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WVU's Ebanks surprises with tough defense

MORGANTOWN, W.Va. — Devin Ebanks' high school highlight reel is filled with 3-pointers, tomahawk dunks and cross-over dribbles. He averaged 23 points his senior year, which included a 44-point game.

"I didn't have to play much defense in high school," Ebanks said. "I was primarily a scorer."

Ebanks is now a shadow of his old offensive self, averaging 12 points. But that's exactly what Ebanks wanted when he came to West Virginia to play under coach Bob Huggins.

"I wanted to come here to learn how to play defense," Ebanks said. "I think I've done a good job at that."

Ebanks had originally committed to Indiana. But after Kelvin Sampson was let go by the Hoosiers, the 6-foot-9, 215-pound forward signed with WVU. Ebanks knew about the NBA players Huggins had coached — players such as Kenyon Martin and Joe Alexander, among others.

And while he came to WVU determined to improve his defense, he has maintained his quickness despite gaining 30 pounds since his high school days.

"It wasn't tough to change because it was something I wanted to do," said Ebanks, a sophomore from Long Island City, N.Y. "[The coaches] told me it's about effort. I didn't really put out the effort on defense in high school. Now I try all the time."

Huggins said it's been Ebanks' ability to study film that has been the biggest key to defensive improvement.

"Dev does a great job of paying attention," Huggins said. "He really studies his guy and what they run for him."

Because of that, Ebanks has become the team's go-to defender. He leads the team in rebounds (8.2) and steals (1.1) and has seven double-doubles this season and 16 for his career.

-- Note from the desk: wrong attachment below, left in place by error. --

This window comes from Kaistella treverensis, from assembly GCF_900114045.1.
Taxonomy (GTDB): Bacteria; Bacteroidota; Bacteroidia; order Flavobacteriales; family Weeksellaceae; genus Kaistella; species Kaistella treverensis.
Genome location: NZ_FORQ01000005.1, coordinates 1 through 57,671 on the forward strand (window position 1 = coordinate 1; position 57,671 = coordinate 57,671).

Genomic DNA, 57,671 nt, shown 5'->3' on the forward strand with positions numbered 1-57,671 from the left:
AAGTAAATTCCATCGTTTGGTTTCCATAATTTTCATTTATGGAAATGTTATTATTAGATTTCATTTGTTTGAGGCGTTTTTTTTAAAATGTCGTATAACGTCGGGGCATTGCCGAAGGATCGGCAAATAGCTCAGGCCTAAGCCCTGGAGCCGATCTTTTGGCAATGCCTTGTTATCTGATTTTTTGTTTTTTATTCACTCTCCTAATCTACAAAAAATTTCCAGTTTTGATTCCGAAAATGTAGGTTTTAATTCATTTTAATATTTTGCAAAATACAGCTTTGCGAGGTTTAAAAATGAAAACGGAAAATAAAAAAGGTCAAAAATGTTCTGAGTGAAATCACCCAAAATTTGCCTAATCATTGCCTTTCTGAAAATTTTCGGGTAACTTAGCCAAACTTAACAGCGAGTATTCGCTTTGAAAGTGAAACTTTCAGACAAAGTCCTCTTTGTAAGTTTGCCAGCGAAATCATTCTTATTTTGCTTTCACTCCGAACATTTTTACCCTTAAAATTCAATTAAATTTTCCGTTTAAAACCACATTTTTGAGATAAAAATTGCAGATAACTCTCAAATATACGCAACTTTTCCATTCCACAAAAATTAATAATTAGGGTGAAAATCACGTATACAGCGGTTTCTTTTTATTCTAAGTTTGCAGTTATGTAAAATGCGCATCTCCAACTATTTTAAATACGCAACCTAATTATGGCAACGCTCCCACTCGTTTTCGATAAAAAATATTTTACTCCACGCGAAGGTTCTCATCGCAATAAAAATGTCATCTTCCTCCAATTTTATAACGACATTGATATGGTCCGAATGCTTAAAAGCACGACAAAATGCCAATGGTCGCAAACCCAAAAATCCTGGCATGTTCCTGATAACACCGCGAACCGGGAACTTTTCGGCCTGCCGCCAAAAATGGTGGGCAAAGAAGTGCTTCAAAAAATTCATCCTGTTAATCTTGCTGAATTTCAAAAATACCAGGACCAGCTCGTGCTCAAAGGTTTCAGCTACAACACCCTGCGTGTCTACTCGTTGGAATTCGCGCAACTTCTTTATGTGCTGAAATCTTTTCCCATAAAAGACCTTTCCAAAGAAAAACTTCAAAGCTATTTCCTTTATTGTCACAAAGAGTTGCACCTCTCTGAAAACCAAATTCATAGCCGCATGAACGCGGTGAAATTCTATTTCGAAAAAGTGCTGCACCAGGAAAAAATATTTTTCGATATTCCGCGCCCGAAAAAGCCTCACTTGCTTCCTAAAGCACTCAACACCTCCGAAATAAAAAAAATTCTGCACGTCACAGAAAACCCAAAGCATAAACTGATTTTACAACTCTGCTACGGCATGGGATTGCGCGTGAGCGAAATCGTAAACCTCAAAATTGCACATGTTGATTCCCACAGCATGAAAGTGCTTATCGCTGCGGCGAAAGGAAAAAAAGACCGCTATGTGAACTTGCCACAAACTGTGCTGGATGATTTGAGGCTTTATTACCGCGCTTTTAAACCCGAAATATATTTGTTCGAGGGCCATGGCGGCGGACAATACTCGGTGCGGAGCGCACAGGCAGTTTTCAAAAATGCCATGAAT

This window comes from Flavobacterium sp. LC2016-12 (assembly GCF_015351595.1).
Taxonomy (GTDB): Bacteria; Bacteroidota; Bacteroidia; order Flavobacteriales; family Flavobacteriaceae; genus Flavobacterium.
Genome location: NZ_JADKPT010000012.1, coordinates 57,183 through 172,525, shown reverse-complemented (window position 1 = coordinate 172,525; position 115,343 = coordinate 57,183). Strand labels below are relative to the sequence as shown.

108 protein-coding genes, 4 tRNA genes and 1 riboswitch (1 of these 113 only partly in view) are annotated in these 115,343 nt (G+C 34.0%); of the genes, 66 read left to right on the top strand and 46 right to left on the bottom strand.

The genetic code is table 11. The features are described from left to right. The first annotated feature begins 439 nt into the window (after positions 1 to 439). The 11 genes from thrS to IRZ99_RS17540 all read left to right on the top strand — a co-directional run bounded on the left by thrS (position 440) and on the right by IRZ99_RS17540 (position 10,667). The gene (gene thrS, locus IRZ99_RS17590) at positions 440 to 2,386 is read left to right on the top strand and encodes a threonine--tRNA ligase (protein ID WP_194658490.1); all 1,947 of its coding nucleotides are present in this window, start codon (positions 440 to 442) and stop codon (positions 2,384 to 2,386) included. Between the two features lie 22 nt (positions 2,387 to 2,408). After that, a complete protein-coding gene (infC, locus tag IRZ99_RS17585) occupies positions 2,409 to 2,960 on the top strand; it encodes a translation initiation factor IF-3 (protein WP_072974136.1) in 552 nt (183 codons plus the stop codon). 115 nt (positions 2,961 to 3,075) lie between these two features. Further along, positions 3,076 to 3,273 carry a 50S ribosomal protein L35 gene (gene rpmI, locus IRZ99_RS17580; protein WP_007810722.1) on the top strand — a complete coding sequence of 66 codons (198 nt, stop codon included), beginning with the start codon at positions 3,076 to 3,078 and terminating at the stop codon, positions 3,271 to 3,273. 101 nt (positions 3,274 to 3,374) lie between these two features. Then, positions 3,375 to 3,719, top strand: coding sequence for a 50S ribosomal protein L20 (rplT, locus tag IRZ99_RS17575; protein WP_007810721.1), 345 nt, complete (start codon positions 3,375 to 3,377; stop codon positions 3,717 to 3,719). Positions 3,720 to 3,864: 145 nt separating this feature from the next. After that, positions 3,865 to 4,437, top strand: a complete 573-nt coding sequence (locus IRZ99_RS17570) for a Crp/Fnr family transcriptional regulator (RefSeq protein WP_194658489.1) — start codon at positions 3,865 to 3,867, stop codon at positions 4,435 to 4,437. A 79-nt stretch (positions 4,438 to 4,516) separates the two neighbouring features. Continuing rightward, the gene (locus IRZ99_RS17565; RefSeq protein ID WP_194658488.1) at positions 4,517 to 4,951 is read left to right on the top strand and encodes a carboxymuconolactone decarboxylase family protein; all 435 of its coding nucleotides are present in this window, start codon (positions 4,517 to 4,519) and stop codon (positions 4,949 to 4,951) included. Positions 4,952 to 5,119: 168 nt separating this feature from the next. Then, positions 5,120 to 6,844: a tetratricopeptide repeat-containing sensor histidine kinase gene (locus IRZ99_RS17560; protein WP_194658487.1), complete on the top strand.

Ebanks, who has defended first-team All-Americans Scottie Reynolds of Villanova and John Wall of Kentucky this season, is usually given the task of shutting down an opponents' best guard. The matchup usually boils down to Ebanks' size and tenacity against a guard's speed and quickness.

"You definitely have to defend them differently," Ebanks said of the guards he has to stop. "It's kind of hard for me to guard a shorter guy, so I have to use my length. Somebody my size can usually stay in front of them pretty well."

WVU forward Cam Thoroughman said Ebanks has surprised him.

"I didn't think he would be our defensive stopper when he came in," Thoroughman said. "He's learned how to play defense as Coach Huggins has developed him. Now he's one of the best defensive players in the country."

Despite all of that defensive improvement, Ebanks keeps a little of that scorer's mentality he had in high school.

"I'm very confident in my scoring," Ebanks said. "Anytime I get the ball, I can be a scoring threat."

WVU fans give Mountaineers loving sendoff

The Mountaineers have got to be feeling the love.

Thousands of screaming fans packed into one side of the West Virginia University Coliseum on Wednesday to send basketball coach Bob Huggins and his players to the Final Four.

Senior Wellington Smith said he was amazed by and grateful for the turnout, while D'Sean Butler thanked the community for being genuine, kind and supportive throughout his time in Morgantown.

Huggins says the Mountaineers are happy to represent what he calls "the greatest people in the world."

West Virginia hasn't been to the Final Four since 1959. The Mountaineers face Duke on Saturday in Indianapolis.

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